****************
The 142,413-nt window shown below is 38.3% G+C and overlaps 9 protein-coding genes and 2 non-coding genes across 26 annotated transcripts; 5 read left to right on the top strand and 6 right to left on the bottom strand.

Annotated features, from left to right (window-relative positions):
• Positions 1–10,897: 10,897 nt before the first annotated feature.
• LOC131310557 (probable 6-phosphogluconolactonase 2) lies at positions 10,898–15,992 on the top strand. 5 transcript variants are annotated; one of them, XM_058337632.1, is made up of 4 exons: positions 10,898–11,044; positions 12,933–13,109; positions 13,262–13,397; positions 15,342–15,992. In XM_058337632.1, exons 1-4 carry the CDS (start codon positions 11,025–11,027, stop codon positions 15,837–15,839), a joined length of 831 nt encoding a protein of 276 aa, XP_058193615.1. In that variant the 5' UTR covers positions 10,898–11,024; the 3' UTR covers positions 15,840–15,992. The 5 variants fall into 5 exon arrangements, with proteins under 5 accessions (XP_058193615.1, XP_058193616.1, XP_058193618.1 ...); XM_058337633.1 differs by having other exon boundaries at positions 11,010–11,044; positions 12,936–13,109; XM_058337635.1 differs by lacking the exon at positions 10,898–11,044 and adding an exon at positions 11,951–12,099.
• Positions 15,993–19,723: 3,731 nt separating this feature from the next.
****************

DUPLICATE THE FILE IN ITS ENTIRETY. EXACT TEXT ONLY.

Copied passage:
The 142,413-nt window shown below is 38.3% G+C and overlaps 9 protein-coding genes and 2 non-coding genes across 26 annotated transcripts; 5 read left to right on the top strand and 6 right to left on the bottom strand.

Annotated features, from left to right (window-relative positions):
• Positions 1–10,897: 10,897 nt before the first annotated feature.
• LOC131310557 (probable 6-phosphogluconolactonase 2) lies at positions 10,898–15,992 on the top strand. 5 transcript variants are annotated; one of them, XM_058337632.1, is made up of 4 exons: positions 10,898–11,044; positions 12,933–13,109; positions 13,262–13,397; positions 15,342–15,992. In XM_058337632.1, exons 1-4 carry the CDS (start codon positions 11,025–11,027, stop codon positions 15,837–15,839), a joined length of 831 nt encoding a protein of 276 aa, XP_058193615.1. In that variant the 5' UTR covers positions 10,898–11,024; the 3' UTR covers positions 15,840–15,992. The 5 variants fall into 5 exon arrangements, with proteins under 5 accessions (XP_058193615.1, XP_058193616.1, XP_058193618.1 ...); XM_058337633.1 differs by having other exon boundaries at positions 11,010–11,044; positions 12,936–13,109; XM_058337635.1 differs by lacking the exon at positions 10,898–11,044 and adding an exon at positions 11,951–12,099.
• Positions 15,993–19,723: 3,731 nt separating this feature from the next.